Explants culture: Explants were seeded singly into culture tubes containing the prepared medium. Cultures were maintained at 28°C±2, 16 h photoperiod (30-40 μmol m-1 sec-1) supplied by white fluorescent tubes on culture shelves for four weeks. The plant height, number of leaves and nodes were assessed after two and four weeks in culture.
Statistical analysis: All the data was analyzed using DMRT test considering 5% level of significance.
RESULTS AND DISCUSSION
The growth and proliferation of explants in the differently gelled medium is shown in Fig. 1. The overall percentage survival (nodal segment) ranged from 86.67-100% (Fig. 2). The performance of the yam plantlets from the differently gelled-medium is shown on Table 1. Generally, plantlets from TMS 97/2205 starch gelled medium gave the best result after 60 days in culture with respect to the parameters accessed. However, the performance did not differ significantly (p<0.05) from those of the conventional gelling agents (gelrite and agar) and of the liquid media.
Survival and multiplication is a key factor in the choice of a gelling agent. Therefore, this relatively high performance of explants from TME 97/2205 starch gelled medium over that of liquid and gelrite or agar gelled medium is significant because starch from this cassava genotype could conveniently serve as a gelling substitute. Although, liquid media has been shown to favour yam micropropagation, this low performance may be attributed to the drying of the media as it was observed that most cultures in liquid media dried up before the 60 days.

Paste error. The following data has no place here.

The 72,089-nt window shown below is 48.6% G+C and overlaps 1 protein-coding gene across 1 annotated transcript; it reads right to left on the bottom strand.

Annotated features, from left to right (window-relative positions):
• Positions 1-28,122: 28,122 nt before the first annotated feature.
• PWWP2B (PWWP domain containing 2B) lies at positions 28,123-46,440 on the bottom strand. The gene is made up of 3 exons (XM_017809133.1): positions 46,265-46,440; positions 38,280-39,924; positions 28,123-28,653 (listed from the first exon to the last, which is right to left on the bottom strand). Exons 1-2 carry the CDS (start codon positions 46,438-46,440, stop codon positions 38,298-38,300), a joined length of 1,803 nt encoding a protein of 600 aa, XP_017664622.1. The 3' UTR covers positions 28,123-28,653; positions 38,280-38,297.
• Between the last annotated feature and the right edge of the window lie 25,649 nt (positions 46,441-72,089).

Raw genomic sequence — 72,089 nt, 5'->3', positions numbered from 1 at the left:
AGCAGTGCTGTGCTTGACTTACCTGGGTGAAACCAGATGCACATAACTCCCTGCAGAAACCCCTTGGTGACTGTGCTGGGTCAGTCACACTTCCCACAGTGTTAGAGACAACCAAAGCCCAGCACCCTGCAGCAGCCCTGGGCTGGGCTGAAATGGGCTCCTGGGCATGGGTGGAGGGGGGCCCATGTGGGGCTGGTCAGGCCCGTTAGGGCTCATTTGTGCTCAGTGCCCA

The relatively low performance of explants in TMS 30572 and TME 419 starch gelled medium as against the high survival rate (100%) of the explants is not unusual as it has been reported that some gelling agents contain inhibitory substances that hinder morphogenesis and reduce the growth rate of cultures (Powell and Uhrig, 1987). Early reports (Nkere et al., 2009; Nkere and Mbanaso, 2009) have shown that TME 419 starch gelled medium favoured micropropagtion of cassava and ginger whereas TME 97/2205 did not. This once again brings to the fore that the adoption of a starch as a gelling agent for the propagation of any crop would depend on proper screening.
|Fig. 1:||Yam cultures growing in differently gelled media|
|Fig. 2:||Survival of explants in differently gelled medium after 60 days in culture|
|Table 1:||Explants performance in the differently gelled media|
|Mean in a column with the same superscript letter (s) do not differ significantly according to DMRT at 5% level of probability|
The result from this study has shown that cassava starch from the genotype TMS 97/2205 could serve as a good alternative to agar or gelrite as a gelling agent for in vitro multiplication of yam. Further study is needed to confirm this result.
- Mbanaso, E.N.A., 2008. Effect of multiple subcultures on Musa shoots derived from cassava starch-gelled multiplication medium during micropropagation. Afr. J. Biotechnol., 7: 4491-4494.